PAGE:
Can Solar Become Cost Competitive?
"As solar prices decline and the capital and fuel costs for coal, natural gas, and nuclear plants rise, the U.S. will reach a crossover point by around 2015," notes writers of the Utility Solar Assessment (USA) Study, published by Clean Edge.
The study, written by Pernick and Clean Edge contributing Editor Clint Wilder, is based on interviews with more than 30 solar, utility, financial, and policy experts and leverages proprietary Clean Edge data on solar PV market size, cost and pricing history and projections, and other key market factors.
Installed solar PV prices are projected to decline from an average $5.50-$7.00 peak watt (15-32 cents kWh) today to $3.02-$3.82 peak watt (8-18 cents kWh) in 2015 to $1.43-$1.82 peak watt (4-8 cents kWh) by 2025 according to the study. The study says solar power can make 10% of U.S. power generation by 2025, or about 255,000 of installed solar generation.
In order to reach that goal, Clean Edge suggests that the three key stakeholders in the solar industry (utilities, solar companies and the government) must take specific actions which include:
- For utilities: Take advantage of the unique value of solar for peak generation and alleviating grid congestion; implement solar as part of the build-out of the smart grid; and adapt to new market realities with new business models.
- For solar companies: Bring installed solar systems costs to $3 per peak watt or less by 2018; streamline installations; and make solar a truly plug-and-play technology.
- For regulators and policy makers: Pass a long-term extension of investment and production tax credits for solar and other renewables; establish open standards for solar interconnection; and give utilities the ability to "rate-base" solar.
"One of the big takeaways from this report is that, in many ways, the future of solar is in the hands of utilities," said Ron Pernick, Clean Edge co-founder and managing director and USA Study coauthor. "Reaching 10 percent of our electricity from solar sources by 2025 will require the active participation of utilities along with the support and participation of regulators and solar technology companies."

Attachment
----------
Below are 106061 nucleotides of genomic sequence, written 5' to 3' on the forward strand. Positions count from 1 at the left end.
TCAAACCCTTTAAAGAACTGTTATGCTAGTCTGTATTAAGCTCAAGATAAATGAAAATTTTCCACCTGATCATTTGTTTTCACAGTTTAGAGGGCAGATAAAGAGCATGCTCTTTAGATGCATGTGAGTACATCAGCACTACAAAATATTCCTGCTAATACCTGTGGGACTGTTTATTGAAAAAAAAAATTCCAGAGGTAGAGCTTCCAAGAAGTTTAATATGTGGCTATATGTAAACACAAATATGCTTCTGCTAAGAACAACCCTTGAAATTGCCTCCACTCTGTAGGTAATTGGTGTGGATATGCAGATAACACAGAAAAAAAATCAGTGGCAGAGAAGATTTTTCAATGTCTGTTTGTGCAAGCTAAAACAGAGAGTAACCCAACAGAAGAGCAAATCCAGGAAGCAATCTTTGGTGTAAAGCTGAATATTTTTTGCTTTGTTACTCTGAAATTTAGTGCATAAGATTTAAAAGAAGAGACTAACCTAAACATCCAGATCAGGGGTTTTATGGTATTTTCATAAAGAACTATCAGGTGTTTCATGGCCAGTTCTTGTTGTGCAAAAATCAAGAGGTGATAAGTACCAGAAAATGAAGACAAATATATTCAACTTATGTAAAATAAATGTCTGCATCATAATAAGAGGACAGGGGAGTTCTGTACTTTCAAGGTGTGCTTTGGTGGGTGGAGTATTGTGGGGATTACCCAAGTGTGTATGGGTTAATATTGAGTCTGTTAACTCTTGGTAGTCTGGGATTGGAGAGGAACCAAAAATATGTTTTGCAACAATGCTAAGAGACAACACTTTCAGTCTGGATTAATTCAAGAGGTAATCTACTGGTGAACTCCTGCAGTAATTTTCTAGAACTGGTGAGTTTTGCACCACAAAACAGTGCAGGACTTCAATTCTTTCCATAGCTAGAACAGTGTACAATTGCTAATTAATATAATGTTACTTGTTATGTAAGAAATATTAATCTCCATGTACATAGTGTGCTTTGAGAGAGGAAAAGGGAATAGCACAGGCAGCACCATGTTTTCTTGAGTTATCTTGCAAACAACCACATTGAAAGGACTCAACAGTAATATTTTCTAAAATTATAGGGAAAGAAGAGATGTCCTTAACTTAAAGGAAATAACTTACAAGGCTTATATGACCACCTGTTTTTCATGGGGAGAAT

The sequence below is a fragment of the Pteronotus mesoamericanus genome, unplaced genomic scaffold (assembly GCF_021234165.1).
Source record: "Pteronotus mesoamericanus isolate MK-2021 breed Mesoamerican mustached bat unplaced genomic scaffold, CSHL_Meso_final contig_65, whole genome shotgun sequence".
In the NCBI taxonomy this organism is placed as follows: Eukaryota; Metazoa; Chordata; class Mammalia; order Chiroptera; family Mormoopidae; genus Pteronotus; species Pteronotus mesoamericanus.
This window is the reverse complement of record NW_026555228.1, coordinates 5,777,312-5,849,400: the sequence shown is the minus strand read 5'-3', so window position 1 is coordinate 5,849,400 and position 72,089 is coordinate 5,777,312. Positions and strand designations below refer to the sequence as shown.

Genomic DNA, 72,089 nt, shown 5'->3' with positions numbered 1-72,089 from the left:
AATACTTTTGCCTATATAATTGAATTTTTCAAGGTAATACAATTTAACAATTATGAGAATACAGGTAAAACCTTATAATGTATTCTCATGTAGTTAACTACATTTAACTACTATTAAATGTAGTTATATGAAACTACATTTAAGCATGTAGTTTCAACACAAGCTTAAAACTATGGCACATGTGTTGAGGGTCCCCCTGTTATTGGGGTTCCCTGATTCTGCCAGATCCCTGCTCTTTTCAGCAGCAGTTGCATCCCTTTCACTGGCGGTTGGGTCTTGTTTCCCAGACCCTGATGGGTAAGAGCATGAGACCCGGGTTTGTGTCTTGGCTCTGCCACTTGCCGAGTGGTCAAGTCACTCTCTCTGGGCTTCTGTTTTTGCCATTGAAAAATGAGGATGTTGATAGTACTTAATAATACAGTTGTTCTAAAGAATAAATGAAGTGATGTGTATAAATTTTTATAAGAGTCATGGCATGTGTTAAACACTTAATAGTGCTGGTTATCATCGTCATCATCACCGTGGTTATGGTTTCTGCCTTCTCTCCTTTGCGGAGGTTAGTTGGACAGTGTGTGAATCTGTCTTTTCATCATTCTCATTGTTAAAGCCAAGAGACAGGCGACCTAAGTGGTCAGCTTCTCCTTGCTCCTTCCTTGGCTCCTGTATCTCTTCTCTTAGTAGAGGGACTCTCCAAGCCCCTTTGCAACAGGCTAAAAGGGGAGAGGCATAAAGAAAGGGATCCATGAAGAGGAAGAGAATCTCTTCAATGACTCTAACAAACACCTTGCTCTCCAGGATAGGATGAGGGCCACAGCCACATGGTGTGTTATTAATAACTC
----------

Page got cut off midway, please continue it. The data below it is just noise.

In just the past year, a number of utilities and solar companies have announced aggressive programs to deploy large-scale solar power projects, including Southern California Edison’s plan to install 250 megawatts of distributed solar PV, Duke Energy’s stated goal of investing $100 million in rooftop solar, and Pacific Gas & Electric’s announcements to invest in thousands of megawatts of concentrating solar power in California’s deserts. While these players are still in the vanguard, a number of other utilities are looking to join them to help bring solar power to scale - and the study shows that solar could become "ubiquitous" as with earlier semiconductor-based revolutions.
Installed solar power – both photovoltaic and concentrated solar power – has jumped to 3,000 megawatts in 2008 from 600 MW in 2003, the study said. Even that higher number is less than a tenth of 1 percent of total U.S. power generation.
Arriving at 10% solar in the U.S. will still require $450 billion to $560 billion between now and 2025, an average of $26 billion to $33 billion per year.
To put the investment in perspective: Utilities spent an estimated $70 billion on new power plants and transmission and distribution systems in 2007 alone. However the proportion of US energy supplied by solar compared to the cost still remains large.
To make up for its high capital cost, proponents of solar power point to a number of advantages over conventional energy sources. Among them, the ability to deliver energy at or near the point of use, zero fuel costs, minimal maintenance requirements and zero carbon-based source emissions.
According to the US Department of Energy modern solar electric power-generation systems such as photovoltaics (or PV) are also "some of the most elegant and environmentally benign energy systems ever invented."
According to a report released by the US DOE in January of 2008 all PV technologies generate far less life-cycle air emissions per GWh than conventional fossil-fuel-based electricity generation technologies. At least 89% of air emissions associated with electricity generation could be prevented if electricity from photovoltaics displaces electricity from the grid.
"As capital and fuel costs have doubled or tripled for coal, natural gas, and nuclear power over the past few years, solar power costs are coming down," explains Alisa Gravitz, Co-op America executive director and USA Study project director. "For the first time in history, cost-competitive solar power is now within the planning horizon of every utility in the nation."